Derby School

Derby School
Derby School
Motto Vita Sine Litteris Mors
(Life without Learning is Death)
Established c. 1160, refounded 1554
Closed 1989
Type grammar school
Founders Walkelin and Goda
Location Derby
Houses Gateley's, Tanner's, Fuller's, and Grimes'
Publication The Derbeian
Former pupils Old Derbeians

Coordinates: 52°55′13″N 1°28′36″W / 52.9202°N 1.4766°W / 52.9202; -1.4766

Derby School was a school in Derby in the English Midlands from 1160 to 1989. It had an almost continuous history of education of over eight centuries. For most of that time it was a grammar school for boys. The school became co-educational and comprehensive in 1974 and was closed in 1989. In 1994 a new independent school called Derby Grammar School for boys was founded.



The school was founded in the 12th century around 1160 by a local magnate, Walkelin de Derby (also called Walkelin de Ferrieres, or de Ferrers) and his wife, Goda de Toeni, who gave their own house to an Augustinian priory called Darley Abbey to be used for the school.[1] Local legend has it that it was the second oldest school in England.[2] However, there is no firm information as to the site of the original school.[3]

While Derby School was in existence almost continuously for more than eight centuries, it was closed for a few years as a result of the Dissolution of the Monasteries.[4]

Magna Britannia[5] says of Derby School -

In this parish [St Peter's] is the Free-school, one of the most ancient endowments of the kind in the kingdom. It is certain that it existed as early as the twelfth century, and it seems to have been founded in the reign of Henry II, soon after the removal of the canons of St Helen's to Derley. Walter Durdant, Bishop of Lichfield, in his charter, speaks of the school at Derby as the gift of himself and William de Barbâ Aprilis. Soon after this, whilst Richard Peche, who succeeded Walter Durdant in 1162, was Bishop of Lichfield, Walkelin de Derby and Goda his wife gave the mansion in which they dwelt, and which Walkelin had purchased of William Alsin, to the canons of Derley, on condition that the hall should be for ever used as a school-room, and the chambers for the dwelling of the master and clerks. This ancient grammar-school was given to the corporation by Queen Mary; who were to pay to the master and under-master 13£. 6s. 8d. by four quarterly payments. This school is free to the sons of burgesses only. The masters are appointed by the corporation: the head-master has now a salary of 40£. per annum, the under-master of 20£. per annum; and they are joint lecturers, on Croshaw's foundation, at All-Saints, for which they receive 10£. each.[6]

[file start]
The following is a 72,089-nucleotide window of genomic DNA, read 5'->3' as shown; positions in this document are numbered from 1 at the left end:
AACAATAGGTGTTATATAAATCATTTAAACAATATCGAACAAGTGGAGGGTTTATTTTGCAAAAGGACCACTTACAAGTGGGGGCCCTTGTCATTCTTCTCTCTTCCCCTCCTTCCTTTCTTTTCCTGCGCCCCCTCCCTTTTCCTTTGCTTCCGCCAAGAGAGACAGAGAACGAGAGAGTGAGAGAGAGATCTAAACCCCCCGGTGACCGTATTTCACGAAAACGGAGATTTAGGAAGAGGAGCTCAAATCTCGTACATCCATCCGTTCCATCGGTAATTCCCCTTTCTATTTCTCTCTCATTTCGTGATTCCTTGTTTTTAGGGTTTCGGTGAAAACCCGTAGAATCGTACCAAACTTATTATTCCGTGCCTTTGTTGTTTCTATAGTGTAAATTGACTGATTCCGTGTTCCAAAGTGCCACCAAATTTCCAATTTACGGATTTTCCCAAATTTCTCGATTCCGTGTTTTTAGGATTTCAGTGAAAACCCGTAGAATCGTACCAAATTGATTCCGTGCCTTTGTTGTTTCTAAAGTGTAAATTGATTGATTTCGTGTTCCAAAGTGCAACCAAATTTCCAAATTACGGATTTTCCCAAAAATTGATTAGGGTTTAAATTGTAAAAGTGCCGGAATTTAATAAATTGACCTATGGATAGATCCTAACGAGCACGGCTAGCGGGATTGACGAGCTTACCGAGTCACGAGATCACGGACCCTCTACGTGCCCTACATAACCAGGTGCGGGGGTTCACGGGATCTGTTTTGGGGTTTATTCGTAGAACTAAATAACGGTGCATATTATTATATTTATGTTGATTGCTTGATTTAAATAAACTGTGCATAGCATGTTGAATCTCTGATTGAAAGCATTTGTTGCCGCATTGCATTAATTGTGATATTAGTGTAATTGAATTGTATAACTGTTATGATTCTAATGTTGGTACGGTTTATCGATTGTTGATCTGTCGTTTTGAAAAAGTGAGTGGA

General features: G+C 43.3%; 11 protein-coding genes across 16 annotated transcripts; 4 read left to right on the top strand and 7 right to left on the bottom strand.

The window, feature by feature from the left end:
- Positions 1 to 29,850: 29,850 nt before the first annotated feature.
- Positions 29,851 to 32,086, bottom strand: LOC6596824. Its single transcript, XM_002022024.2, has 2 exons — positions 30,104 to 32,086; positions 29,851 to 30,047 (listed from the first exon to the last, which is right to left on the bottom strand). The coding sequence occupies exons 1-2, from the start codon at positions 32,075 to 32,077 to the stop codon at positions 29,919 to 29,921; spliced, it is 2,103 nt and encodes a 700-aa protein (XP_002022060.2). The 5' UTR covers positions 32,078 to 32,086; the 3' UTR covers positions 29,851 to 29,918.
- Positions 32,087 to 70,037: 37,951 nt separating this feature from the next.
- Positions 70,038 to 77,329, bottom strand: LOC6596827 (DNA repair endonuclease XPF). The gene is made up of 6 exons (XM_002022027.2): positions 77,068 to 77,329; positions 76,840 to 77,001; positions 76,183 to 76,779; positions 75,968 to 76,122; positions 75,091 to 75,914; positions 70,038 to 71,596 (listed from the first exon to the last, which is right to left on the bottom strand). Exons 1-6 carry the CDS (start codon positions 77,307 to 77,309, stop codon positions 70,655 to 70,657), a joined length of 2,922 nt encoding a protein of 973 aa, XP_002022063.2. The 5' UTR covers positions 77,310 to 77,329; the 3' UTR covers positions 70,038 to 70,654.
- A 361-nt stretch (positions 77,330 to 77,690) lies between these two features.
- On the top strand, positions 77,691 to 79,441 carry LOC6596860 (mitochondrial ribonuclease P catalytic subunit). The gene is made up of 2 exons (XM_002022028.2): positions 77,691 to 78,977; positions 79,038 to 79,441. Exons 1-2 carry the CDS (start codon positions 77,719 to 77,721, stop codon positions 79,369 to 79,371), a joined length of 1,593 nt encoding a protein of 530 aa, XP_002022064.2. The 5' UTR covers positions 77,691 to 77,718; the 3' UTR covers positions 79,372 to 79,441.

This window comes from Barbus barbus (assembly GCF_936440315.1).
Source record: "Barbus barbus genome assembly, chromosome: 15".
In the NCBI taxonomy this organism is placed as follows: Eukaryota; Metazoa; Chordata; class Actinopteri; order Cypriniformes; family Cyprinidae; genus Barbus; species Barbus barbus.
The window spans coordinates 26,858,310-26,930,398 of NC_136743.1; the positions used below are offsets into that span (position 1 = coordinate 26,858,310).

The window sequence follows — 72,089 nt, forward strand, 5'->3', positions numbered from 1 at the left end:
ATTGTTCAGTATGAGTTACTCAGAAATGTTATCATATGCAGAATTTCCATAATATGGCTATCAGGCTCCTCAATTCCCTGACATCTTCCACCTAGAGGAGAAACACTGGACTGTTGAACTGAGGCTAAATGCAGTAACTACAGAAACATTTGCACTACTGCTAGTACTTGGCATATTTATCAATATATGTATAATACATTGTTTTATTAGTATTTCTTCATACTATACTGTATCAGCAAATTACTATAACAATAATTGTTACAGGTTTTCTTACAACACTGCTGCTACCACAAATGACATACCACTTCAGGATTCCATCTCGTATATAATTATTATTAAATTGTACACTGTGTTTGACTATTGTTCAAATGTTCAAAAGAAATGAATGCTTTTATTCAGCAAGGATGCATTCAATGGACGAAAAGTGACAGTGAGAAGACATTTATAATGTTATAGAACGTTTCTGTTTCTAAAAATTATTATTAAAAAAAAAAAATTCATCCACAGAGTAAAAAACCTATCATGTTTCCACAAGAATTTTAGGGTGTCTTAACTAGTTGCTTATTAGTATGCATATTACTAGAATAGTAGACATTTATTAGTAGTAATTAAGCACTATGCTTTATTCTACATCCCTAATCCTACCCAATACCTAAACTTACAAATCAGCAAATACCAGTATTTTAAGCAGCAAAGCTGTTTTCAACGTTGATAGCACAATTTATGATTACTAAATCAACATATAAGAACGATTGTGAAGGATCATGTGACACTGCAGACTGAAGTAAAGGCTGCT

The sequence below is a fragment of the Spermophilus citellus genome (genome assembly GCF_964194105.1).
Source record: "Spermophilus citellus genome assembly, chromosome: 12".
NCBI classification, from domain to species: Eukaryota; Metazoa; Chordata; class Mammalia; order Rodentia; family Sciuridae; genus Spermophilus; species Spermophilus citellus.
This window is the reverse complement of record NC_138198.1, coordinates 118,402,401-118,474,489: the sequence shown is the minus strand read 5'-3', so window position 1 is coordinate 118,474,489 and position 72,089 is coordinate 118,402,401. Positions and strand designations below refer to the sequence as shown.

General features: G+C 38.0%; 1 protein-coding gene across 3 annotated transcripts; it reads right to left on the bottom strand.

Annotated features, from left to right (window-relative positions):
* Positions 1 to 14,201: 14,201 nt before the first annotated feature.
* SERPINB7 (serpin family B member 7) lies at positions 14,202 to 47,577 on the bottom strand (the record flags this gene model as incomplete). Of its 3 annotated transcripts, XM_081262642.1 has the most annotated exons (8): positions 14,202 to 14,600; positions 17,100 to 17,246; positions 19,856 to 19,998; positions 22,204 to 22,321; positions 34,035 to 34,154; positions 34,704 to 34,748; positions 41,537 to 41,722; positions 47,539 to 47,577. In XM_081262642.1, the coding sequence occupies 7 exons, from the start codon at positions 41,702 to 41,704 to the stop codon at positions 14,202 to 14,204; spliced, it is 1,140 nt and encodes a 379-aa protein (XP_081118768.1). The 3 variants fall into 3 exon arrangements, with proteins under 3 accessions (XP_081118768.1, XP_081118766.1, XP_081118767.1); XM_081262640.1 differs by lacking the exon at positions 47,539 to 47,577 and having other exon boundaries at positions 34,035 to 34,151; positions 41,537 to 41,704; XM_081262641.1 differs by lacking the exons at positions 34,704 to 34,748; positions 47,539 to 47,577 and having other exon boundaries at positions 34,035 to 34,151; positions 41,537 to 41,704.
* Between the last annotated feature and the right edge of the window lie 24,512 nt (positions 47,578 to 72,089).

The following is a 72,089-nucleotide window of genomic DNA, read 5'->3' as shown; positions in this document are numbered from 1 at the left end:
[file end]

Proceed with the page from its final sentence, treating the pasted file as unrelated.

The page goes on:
Royal Charter

The former Derby School Building in St Peter's Church Yard, Derby

Following the extinction of Darley Abbey, on 21 May 1554, Queen Mary I by a Royal Charter, and in return for a payment of £260 13s 4d, granted the corporation of Derby several properties and endowments which had belonged to Darley Abbey, the College of All Saints, St Michael's Church, and some other suppressed chantries and gilds, for the foundation of "a Free Grammar School, for the instruction and education of boys and youths in the said town of Derby for ever to be maintained by the Bailiffs and Burgesses of the same town."[3]

The new Free Grammar School was established in a purpose-built building next to St Peter's Church, Derby.[7] The school remained at this site until it moved to St Helen's House in 1863.[8] In the late 20th century, this building was for some time part of the Derby Heritage Centre and is now a hairdresser's.

The school held a closed exhibition (a form of scholarship) worth £50 a year at Emmanuel College, Cambridge.[9] At any one time, this could be held by one old boy of the school, who had the title at Emmanuel College of Exhibitioner. (Until the 1930s, £50 was a substantial sum, usually more than the annual wage of a farm labourer.)

While the astronomer John Flamsteed was at the Free Grammar School in the 1660s, parents were expected to provide boys with books, quill-pens, and wax candles to use when daylight failed.[10] At that time, most masters of the school were Puritans.[10]

St Helen's House period, 1863-1966

The school at St Helen's House, with the Old Derbeians' war memorial. St Helen's House is on the right and the Pearson Building, known mainly as 'B' block on the left

St Helen's House, in King Street, Derby, was built about 1726 for John Gisbourne, an alderman of Yoxall Lodge, Staffordshire,[11] and originally stood in 80 acres (320,000 m2) of parkland.[12] The boys-only grammar school moved here in 1863, after the school's governors had bought the property from Edward Strutt, 1st Baron Belper,[4][8] the nephew of the philanthropist Joseph Strutt, an old boy of the school.[13][14]

Under the Rev. Walter Clark BD (headmaster 1865-1889)[15] the school was expanded from a local grammar school into a nationally known public school. Under his leadership, the school building was extended. On the front of the extension, a stone bears the inscription "Quod faustum fortunatumque sit regiae scholae Derbiensi hunc lapidem initium operis felicissimis auspicus Alberti Eduardi Wal princip inlustrisque coniucis nuper suscepti sua ipse manu locavit Gulielmus Dux Devoniensis A. D. IV kal sext A. S. MDCCCLXXIV Praef Gualtero Clark A.M. Collegii S. Mar. Magd apud Cantabric olim scholar". (This part of the school became known as 'B'-block or the Pearson Building.) The royal patronage continued on 14 November 1888, when Derby School received a visit by the Prince of Wales, later King Edward VII.[16]

See also details below.

Date Stone on the wall in front of 'B'-Block